A place where Ancient Ancient armies can peacefully retire to...
So long as the one you bought didn't have your name in it. It is a good book though.
Must check that...
A classic ! , I was annoyed at the time I got it (40years ago?) that it didn't have thea rules in it .
Already had the rules anyway - started with the 'new' 3rd Edition - would have been 2nd but I was told to wait a bit as 3rd were due. 1975 would be 4th or (possibly?) 5th Edition.
Been there; done that! AW is a classic.
Really several classics considering how much of it is from other books?
Glad to see you reunited with such an old friend as thi one. Still on the shelves,still have a read of it from time to time. Always enjoy the chapter about the origin of the W R G rules.
There were a lot of stories about the origin of the rules. It's a bit scary - they were basically designed for the National Championships which started in 66. 8 years later I was on the organising body of the North East Region (umpired one of Peter Gilder's games)- couple of years after that Regional Organiser in the North West - so apart from everything else I did get to hear a lot of the stories...
The whole series is still relevant and a great read. Yes the images are dated but that is part of their charm.My ears picked up when you mentioned that you umpired the great PG.That would be a really interesting piece to put on my Gilder archive. I imagine he was a bit of a bugger to keep in check.
Yeah... Right. Main memory of that battle was his opponent ordering camels to go over a steep hill. Gilder pointed out that camels couldn't go over steep hills so his opponent was forced to dismount and walk... Can't even remember what army he was using that year - usually used Sasanids but it mmight have been the time he used Welsh. Regarding Peter Gilder himself, lots of stories about how he would help anyone with anything but... he liked praise. One day I said 'you know, Peter, I think if you made the arms of some of your figures shorter you would be the best designer in the country.' He took that as an insult and never spoke to me again. In fact, one time I was talking to a couple of people, he barged me out of the way and butted in... so, think a bit of a Donald Trump personality.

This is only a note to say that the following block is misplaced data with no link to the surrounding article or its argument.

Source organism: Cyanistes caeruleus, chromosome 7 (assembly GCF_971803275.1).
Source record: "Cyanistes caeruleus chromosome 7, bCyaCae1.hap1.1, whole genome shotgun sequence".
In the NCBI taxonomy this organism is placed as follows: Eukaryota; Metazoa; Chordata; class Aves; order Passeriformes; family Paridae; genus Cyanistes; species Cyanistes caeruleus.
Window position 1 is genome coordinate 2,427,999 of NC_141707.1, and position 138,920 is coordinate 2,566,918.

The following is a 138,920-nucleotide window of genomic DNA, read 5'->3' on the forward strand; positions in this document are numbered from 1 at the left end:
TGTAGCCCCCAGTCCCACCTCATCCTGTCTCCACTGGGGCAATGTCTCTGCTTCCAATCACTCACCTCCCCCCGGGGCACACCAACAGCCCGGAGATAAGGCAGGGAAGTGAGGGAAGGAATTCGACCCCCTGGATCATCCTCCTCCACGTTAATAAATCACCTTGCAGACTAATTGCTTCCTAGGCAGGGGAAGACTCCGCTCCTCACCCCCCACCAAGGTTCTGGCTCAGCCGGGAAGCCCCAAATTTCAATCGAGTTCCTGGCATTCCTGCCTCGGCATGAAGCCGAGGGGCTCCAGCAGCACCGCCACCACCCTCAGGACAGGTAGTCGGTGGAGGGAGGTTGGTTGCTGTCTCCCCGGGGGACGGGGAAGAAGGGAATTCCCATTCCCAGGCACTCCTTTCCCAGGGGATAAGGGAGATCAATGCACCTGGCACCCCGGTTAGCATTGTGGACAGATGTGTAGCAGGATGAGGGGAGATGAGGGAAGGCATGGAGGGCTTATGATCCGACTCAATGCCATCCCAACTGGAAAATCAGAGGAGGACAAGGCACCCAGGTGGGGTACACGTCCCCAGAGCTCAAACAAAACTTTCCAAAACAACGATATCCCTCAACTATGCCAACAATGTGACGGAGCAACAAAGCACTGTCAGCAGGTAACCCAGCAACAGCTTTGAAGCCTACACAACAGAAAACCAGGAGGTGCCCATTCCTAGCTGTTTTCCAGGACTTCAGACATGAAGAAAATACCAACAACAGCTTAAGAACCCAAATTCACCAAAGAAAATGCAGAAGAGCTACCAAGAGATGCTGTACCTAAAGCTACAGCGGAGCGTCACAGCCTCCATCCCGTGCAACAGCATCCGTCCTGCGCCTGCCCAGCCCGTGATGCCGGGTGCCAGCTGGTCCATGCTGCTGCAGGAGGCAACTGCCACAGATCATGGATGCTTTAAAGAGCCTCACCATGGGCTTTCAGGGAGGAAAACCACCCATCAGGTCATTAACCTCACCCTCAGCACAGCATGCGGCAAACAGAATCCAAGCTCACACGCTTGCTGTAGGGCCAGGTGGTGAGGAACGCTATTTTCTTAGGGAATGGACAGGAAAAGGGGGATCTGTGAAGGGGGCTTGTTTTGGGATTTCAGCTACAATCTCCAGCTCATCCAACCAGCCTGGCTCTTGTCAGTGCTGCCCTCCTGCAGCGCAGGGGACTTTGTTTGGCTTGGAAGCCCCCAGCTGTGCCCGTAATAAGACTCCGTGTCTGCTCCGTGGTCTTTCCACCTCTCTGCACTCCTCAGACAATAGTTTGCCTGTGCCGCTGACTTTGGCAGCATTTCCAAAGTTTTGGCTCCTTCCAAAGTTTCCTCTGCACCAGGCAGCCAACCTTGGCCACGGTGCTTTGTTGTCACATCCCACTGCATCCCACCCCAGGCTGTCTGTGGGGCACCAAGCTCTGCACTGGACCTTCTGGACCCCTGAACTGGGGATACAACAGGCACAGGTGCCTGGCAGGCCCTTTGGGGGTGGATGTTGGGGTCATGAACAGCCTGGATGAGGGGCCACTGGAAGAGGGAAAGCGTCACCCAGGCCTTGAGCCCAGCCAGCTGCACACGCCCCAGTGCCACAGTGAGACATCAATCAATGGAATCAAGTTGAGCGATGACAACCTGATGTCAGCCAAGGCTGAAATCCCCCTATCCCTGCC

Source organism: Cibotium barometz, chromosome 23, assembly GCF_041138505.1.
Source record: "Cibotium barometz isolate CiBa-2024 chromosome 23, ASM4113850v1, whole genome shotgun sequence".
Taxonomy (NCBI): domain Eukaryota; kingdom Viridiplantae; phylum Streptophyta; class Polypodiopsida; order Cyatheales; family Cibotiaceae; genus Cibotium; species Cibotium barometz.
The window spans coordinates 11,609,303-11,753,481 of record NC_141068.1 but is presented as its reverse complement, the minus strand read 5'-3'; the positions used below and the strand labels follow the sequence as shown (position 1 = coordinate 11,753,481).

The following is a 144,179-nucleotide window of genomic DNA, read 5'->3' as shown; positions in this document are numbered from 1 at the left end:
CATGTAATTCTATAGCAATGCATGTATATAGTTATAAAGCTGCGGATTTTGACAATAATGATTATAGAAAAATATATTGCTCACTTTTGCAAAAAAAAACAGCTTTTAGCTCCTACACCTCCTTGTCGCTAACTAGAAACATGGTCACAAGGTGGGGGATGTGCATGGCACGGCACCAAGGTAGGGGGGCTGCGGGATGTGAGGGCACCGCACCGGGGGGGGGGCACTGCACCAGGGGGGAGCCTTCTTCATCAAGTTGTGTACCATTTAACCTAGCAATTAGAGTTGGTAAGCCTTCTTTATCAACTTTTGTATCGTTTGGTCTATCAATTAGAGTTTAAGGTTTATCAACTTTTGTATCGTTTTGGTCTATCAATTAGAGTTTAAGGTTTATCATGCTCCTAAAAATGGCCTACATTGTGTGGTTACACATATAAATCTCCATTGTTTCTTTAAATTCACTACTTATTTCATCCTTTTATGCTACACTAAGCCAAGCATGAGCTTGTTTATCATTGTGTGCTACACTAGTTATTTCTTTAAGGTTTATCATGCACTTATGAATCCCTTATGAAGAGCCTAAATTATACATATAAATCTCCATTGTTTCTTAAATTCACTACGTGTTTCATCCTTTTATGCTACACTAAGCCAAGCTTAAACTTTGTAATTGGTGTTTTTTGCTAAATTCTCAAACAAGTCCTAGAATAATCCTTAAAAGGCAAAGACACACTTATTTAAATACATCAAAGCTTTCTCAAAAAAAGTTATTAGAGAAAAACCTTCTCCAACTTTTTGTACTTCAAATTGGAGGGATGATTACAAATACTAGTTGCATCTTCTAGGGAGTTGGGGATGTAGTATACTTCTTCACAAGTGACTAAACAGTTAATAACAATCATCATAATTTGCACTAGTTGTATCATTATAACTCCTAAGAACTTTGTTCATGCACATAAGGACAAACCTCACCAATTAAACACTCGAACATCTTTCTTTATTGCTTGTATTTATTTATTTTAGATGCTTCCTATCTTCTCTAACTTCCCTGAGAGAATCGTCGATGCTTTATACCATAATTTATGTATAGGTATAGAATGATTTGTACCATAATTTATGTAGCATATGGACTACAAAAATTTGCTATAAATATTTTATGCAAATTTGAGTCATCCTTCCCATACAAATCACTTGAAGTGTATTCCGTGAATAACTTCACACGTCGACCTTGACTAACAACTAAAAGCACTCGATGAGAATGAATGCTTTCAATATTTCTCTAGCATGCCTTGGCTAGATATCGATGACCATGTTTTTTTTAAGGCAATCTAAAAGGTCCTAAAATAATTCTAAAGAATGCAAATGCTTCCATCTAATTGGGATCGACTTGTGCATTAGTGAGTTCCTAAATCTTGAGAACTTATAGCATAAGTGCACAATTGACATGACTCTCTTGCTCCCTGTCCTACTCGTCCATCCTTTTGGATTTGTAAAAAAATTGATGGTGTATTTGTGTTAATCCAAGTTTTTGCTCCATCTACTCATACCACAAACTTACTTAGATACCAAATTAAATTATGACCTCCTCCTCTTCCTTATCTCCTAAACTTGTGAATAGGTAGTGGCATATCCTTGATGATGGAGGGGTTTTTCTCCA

I think the to remember is that it was a new hobby back then - most active people knew everyone in the local area. So I knew everyone in the North quite well. I didn't know any of the Southern wargamers really - except from the Nationals or Northern Militaire. I'd had a number of conversations over a few years with Donald Featherstone before I found out who he was! He was just a nice gent in a suit who basically spoke to just about everyone. Likewise, George Gush - number of conversations, hadn't a clue who he was until I saw his picture in Slingshot! Haven't the faintest idea who else I 'knew' in those days without realising it!
I still pull my copy out now and then. Some of the advice is still sound but mostly its nostalgia. It was bit surrealistic for a young lad from the Colonies when I wandered into the wargames tent at Aldershot during some event back in ...74? and suddenly realized that I was watching these (to me) famous authors whose books I had read and looking at the actual figures that had I had seen in illustrations! Phil Barker, Peter Gilder etc. Not sure it had really occurred to me then that they were real people.
My problem(?) is that I knew them all before I realised I was supposed to be in awe of them. Actually my last competitive game was against Phil. I won. Nice thing about it - my son was watching... we were at that tournament for him, not me - it was Sue Barker who insisted I took part as well.
I got to play vs them both a few years later when they were visiting NA, managed to beat them both using the just released 5th ed. I still keep my autographed copy of the new rules as a souvenir of my wrg days.
Never played against Sue, head to head against Phil I think he's 2-1 up against me if you include me actually getting killed by a bear he controlled. May have played against him more than this - simply can't remember!
Thank you for this post, it made me dig out the book and and read, and thoroughly enjoy, it again. What shone through is Phil Barker's dedication to research and to using original sources, and emphasis on historical accuracy. Of course only one rule set was countenanced, and "you may well find features in them that you do not agree with, but this in turn may be because we have access to information that you have not got". That's us told, then! ( of course, he was probably right ). Happy days; now I'm going to read Bruce Quarrie's little red Napoloenics book too.
It was a given that you were never going to change Phil's mind once he'd decided on something.